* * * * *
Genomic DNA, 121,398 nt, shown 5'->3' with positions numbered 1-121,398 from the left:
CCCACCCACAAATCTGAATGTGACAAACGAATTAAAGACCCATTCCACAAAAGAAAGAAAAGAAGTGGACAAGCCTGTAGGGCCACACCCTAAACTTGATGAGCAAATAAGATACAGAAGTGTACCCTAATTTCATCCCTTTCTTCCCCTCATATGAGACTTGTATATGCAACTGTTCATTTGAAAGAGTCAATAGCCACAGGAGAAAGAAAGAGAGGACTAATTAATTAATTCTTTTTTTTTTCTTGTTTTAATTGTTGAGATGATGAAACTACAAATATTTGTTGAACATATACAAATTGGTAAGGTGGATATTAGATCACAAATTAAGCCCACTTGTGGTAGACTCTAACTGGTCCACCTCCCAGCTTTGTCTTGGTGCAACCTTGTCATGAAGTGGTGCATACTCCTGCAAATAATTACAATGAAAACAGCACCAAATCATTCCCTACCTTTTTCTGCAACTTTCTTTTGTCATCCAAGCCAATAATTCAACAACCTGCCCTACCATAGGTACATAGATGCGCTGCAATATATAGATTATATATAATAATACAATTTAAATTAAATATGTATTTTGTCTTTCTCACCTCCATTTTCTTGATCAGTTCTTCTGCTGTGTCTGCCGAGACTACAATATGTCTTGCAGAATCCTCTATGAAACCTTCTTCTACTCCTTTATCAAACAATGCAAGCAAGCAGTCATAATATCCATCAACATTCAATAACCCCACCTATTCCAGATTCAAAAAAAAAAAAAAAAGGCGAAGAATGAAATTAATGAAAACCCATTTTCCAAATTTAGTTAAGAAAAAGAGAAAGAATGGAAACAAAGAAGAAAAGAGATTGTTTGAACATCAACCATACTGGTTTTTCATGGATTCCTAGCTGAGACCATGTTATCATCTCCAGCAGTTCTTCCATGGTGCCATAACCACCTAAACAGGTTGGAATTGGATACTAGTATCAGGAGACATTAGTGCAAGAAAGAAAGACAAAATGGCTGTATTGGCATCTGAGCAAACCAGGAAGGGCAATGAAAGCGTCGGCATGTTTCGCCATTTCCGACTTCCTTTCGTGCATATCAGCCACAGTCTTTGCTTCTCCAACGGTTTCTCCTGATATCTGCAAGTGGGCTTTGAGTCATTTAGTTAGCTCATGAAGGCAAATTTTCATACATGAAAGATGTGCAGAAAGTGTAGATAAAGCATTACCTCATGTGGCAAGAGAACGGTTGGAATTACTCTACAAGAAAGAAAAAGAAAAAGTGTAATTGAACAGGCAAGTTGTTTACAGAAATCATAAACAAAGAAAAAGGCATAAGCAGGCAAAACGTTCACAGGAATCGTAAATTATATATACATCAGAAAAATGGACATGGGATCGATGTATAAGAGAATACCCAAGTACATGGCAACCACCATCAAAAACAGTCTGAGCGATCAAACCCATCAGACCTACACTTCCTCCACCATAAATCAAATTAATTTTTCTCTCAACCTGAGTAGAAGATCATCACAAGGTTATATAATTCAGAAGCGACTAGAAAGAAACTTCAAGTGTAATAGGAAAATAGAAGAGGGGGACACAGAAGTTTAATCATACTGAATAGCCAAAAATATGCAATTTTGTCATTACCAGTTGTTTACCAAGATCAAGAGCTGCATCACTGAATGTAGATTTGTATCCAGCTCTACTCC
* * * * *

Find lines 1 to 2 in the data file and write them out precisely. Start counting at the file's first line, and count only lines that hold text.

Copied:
Genomic DNA, 121,398 nt, shown 5'->3' with positions numbered 1-121,398 from the left:
CCCACCCACAAATCTGAATGTGACAAACGAATTAAAGACCCATTCCACAAAAGAAAGAAAAGAAGTGGACAAGCCTGTAGGGCCACACCCTAAACTTGATGAGCAAATAAGATACAGAAGTGTACCCTAATTTCATCCCTTTCTTCCCCTCATATGAGACTTGTATATGCAACTGTTCATTTGAAAGAGTCAATAGCCACAGGAGAAAGAAAGAGAGGACTAATTAATTAATTCTTTTTTTTTTCTTGTTTTAATTGTTGAGATGATGAAACTACAAATATTTGTTGAACATATACAAATTGGTAAGGTGGATATTAGATCACAAATTAAGCCCACTTGTGGTAGACTCTAACTGGTCCACCTCCCAGCTTTGTCTTGGTGCAACCTTGTCATGAAGTGGTGCATACTCCTGCAAATAATTACAATGAAAACAGCACCAAATCATTCCCTACCTTTTTCTGCAACTTTCTTTTGTCATCCAAGCCAATAATTCAACAACCTGCCCTACCATAGGTACATAGATGCGCTGCAATATATAGATTATATATAATAATACAATTTAAATTAAATATGTATTTTGTCTTTCTCACCTCCATTTTCTTGATCAGTTCTTCTGCTGTGTCTGCCGAGACTACAATATGTCTTGCAGAATCCTCTATGAAACCTTCTTCTACTCCTTTATCAAACAATGCAAGCAAGCAGTCATAATATCCATCAACATTCAATAACCCCACCTATTCCAGATTCAAAAAAAAAAAAAAAAGGCGAAGAATGAAATTAATGAAAACCCATTTTCCAAATTTAGTTAAGAAAAAGAGAAAGAATGGAAACAAAGAAGAAAAGAGATTGTTTGAACATCAACCATACTGGTTTTTCATGGATTCCTAGCTGAGACCATGTTATCATCTCCAGCAGTTCTTCCATGGTGCCATAACCACCTAAACAGGTTGGAATTGGATACTAGTATCAGGAGACATTAGTGCAAGAAAGAAAGACAAAATGGCTGTATTGGCATCTGAGCAAACCAGGAAGGGCAATGAAAGCGTCGGCATGTTTCGCCATTTCCGACTTCCTTTCGTGCATATCAGCCACAGTCTTTGCTTCTCCAACGGTTTCTCCTGATATCTGCAAGTGGGCTTTGAGTCATTTAGTTAGCTCATGAAGGCAAATTTTCATACATGAAAGATGTGCAGAAAGTGTAGATAAAGCATTACCTCATGTGGCAAGAGAACGGTTGGAATTACTCTACAAGAAAGAAAAAGAAAAAGTGTAATTGAACAGGCAAGTTGTTTACAGAAATCATAAACAAAGAAAAAGGCATAAGCAGGCAAAACGTTCACAGGAATCGTAAATTATATATACATCAGAAAAATGGACATGGGATCGATGTATAAGAGAATACCCAAGTACATGGCAACCACCATCAAAAACAGTCTGAGCGATCAAACCCATCAGACCTACACTTCCTCCACCATAAATCAAATTAATTTTTCTCTCAACCTGAGTAGAAGATCATCACAAGGTTATATAATTCAGAAGCGACTAGAAAGAAACTTCAAGTGTAATAGGAAAATAGAAGAGGGGGACACAGAAGTTTAATCATACTGAATAGCCAAAAATATGCAATTTTGTCATTACCAGTTGTTTACCAAGATCAAGAGCTGCATCACTGAATGTAGATTTGTATCCAGCTCTACTCC